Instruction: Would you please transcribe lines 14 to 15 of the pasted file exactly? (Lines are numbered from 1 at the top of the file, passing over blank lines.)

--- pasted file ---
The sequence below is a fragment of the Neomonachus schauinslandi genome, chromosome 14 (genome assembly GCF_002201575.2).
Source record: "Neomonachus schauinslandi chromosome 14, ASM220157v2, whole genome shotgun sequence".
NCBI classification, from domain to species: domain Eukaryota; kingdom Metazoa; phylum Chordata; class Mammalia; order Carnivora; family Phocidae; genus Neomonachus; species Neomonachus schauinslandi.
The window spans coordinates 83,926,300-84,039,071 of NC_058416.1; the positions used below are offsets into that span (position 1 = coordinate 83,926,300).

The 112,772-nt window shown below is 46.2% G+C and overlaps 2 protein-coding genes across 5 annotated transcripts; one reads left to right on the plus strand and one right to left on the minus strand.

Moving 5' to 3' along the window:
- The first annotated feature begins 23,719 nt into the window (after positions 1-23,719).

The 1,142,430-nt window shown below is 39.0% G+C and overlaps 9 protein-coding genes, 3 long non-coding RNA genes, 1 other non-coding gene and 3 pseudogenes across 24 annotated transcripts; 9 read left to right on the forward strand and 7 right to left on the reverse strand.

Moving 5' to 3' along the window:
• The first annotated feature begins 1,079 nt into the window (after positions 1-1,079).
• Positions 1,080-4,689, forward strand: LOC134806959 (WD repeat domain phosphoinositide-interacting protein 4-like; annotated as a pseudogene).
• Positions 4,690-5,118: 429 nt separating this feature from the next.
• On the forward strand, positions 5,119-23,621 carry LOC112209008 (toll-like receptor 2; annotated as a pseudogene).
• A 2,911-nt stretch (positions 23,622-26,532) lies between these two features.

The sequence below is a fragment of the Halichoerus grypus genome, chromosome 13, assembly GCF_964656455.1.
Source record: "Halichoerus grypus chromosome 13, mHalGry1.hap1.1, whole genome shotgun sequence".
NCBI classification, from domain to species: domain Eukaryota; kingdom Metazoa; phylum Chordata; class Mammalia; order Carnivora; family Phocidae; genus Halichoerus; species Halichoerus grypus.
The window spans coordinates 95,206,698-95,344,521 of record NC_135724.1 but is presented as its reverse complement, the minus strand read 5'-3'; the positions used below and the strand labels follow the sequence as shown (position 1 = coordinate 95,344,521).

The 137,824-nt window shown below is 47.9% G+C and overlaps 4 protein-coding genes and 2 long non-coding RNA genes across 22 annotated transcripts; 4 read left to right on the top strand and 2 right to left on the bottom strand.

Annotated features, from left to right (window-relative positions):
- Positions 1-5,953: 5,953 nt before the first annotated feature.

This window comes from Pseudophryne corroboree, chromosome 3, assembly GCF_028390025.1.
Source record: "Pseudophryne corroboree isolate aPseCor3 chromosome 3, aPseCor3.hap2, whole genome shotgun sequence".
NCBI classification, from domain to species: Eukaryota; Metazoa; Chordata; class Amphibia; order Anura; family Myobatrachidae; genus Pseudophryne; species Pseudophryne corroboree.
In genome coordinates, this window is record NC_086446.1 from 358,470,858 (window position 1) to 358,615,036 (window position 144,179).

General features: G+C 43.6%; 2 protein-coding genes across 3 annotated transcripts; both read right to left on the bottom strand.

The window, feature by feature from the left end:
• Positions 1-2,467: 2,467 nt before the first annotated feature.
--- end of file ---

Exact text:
• A 2,911-nt stretch (positions 23,622-26,532) lies between these two features.

The sequence below is a fragment of the Halichoerus grypus genome, chromosome 13, assembly GCF_964656455.1.